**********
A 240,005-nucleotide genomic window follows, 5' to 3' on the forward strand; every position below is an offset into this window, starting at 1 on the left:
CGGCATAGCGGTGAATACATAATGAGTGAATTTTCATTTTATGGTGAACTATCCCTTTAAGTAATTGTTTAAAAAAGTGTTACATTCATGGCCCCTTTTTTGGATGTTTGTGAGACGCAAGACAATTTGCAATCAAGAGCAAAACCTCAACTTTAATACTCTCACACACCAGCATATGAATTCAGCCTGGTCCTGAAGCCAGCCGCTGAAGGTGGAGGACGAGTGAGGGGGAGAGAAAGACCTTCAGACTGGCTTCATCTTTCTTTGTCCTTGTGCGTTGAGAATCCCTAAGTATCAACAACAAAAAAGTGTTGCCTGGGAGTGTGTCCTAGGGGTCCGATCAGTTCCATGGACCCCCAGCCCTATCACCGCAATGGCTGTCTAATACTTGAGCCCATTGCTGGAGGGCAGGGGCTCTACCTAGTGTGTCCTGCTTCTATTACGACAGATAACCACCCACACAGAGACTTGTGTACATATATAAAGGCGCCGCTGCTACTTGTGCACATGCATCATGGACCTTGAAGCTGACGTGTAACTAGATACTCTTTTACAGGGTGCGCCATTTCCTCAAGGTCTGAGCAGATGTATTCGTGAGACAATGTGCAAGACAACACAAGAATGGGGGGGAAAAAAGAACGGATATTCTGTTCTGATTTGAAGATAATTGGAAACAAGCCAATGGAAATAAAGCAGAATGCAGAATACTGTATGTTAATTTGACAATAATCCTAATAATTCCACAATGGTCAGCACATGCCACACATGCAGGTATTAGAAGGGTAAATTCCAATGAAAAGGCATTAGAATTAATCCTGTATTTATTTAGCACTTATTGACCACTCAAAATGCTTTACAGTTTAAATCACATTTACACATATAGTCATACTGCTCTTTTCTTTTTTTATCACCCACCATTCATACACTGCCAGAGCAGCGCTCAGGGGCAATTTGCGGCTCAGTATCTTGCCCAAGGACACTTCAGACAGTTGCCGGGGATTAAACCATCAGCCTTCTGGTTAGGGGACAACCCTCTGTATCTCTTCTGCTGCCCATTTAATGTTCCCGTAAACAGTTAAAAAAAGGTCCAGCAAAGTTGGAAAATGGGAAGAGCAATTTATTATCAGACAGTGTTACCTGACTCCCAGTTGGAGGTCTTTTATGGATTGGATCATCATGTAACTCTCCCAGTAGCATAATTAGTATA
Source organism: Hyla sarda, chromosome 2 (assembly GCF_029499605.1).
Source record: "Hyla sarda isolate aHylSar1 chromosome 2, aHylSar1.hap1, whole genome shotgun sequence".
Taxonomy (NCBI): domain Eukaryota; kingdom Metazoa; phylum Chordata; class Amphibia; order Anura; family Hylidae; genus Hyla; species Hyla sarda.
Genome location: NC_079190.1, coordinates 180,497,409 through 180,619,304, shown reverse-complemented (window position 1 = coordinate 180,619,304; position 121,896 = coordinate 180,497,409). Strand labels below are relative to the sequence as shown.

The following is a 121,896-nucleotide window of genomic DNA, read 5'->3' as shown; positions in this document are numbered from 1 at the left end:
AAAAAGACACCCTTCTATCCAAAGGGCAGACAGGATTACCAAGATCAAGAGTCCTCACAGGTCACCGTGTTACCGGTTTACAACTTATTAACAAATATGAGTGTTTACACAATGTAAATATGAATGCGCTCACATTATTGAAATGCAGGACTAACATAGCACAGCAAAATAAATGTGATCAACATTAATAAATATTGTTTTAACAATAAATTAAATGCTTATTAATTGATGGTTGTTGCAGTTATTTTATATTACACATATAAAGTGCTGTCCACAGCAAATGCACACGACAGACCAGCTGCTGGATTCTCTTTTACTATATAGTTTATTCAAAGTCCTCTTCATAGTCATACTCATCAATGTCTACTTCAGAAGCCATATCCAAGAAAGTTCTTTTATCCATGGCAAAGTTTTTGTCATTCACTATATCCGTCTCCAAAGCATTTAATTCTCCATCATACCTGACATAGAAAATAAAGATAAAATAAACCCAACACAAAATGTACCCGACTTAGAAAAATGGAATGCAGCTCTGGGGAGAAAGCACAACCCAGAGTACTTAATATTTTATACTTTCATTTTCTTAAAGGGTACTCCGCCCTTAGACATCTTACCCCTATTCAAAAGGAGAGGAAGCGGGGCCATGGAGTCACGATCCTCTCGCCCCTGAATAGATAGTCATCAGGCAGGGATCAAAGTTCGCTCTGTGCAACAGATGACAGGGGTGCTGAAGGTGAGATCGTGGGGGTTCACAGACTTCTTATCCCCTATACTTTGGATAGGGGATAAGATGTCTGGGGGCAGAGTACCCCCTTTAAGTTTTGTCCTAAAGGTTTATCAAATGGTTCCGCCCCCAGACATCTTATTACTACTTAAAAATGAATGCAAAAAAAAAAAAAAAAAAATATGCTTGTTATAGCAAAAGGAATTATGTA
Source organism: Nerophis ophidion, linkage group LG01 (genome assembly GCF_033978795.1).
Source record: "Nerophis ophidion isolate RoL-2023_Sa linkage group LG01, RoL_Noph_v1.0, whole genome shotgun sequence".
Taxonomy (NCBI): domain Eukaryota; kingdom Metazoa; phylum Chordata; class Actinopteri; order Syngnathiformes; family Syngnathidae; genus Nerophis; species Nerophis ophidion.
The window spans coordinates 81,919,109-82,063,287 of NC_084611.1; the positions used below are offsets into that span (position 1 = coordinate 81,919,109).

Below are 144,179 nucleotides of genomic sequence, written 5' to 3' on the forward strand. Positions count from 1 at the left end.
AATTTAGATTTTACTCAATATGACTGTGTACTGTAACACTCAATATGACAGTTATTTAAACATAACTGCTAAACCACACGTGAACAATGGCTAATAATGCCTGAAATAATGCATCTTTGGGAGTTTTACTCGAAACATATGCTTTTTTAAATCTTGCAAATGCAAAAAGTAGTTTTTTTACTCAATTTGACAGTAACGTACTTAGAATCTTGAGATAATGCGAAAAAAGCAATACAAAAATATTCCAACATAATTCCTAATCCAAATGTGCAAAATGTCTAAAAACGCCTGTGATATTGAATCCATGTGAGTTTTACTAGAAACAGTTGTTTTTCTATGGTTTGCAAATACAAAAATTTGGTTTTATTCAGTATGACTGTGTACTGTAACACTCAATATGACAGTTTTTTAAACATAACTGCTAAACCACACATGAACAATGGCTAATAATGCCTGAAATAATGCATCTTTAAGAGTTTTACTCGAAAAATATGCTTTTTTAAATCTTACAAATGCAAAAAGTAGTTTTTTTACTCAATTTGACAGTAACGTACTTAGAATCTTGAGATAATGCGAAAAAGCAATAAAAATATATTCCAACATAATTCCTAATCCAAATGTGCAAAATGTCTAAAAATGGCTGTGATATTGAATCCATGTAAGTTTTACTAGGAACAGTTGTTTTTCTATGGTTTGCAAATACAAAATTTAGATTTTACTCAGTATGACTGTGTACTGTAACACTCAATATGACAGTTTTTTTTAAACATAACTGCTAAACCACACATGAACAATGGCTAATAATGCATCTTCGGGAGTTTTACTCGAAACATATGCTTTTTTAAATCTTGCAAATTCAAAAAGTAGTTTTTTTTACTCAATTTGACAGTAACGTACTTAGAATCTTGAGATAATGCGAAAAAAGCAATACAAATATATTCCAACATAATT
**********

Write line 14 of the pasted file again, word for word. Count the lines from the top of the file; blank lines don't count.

AATTTAGATTTTACTCAATATGACTGTGTACTGTAACACTCAATATGACAGTTATTTAAACATAACTGCTAAACCACACGTGAACAATGGCTAATAATGCCTGAAATAATGCATCTTTGGGAGTTTTACTCGAAACATATGCTTTTTTAAATCTTGCAAATGCAAAAAGTAGTTTTTTTACTCAATTTGACAGTAACGTACTTAGAATCTTGAGATAATGCGAAAAAAGCAATACAAAAATATTCCAACATAATTCCTAATCCAAATGTGCAAAATGTCTAAAAACGCCTGTGATATTGAATCCATGTGAGTTTTACTAGAAACAGTTGTTTTTCTATGGTTTGCAAATACAAAAATTTGGTTTTATTCAGTATGACTGTGTACTGTAACACTCAATATGACAGTTTTTTAAACATAACTGCTAAACCACACATGAACAATGGCTAATAATGCCTGAAATAATGCATCTTTAAGAGTTTTACTCGAAAAATATGCTTTTTTAAATCTTACAAATGCAAAAAGTAGTTTTTTTACTCAATTTGACAGTAACGTACTTAGAATCTTGAGATAATGCGAAAAAGCAATAAAAATATATTCCAACATAATTCCTAATCCAAATGTGCAAAATGTCTAAAAATGGCTGTGATATTGAATCCATGTAAGTTTTACTAGGAACAGTTGTTTTTCTATGGTTTGCAAATACAAAATTTAGATTTTACTCAGTATGACTGTGTACTGTAACACTCAATATGACAGTTTTTTTTAAACATAACTGCTAAACCACACATGAACAATGGCTAATAATGCATCTTCGGGAGTTTTACTCGAAACATATGCTTTTTTAAATCTTGCAAATTCAAAAAGTAGTTTTTTTTACTCAATTTGACAGTAACGTACTTAGAATCTTGAGATAATGCGAAAAAAGCAATACAAATATATTCCAACATAATT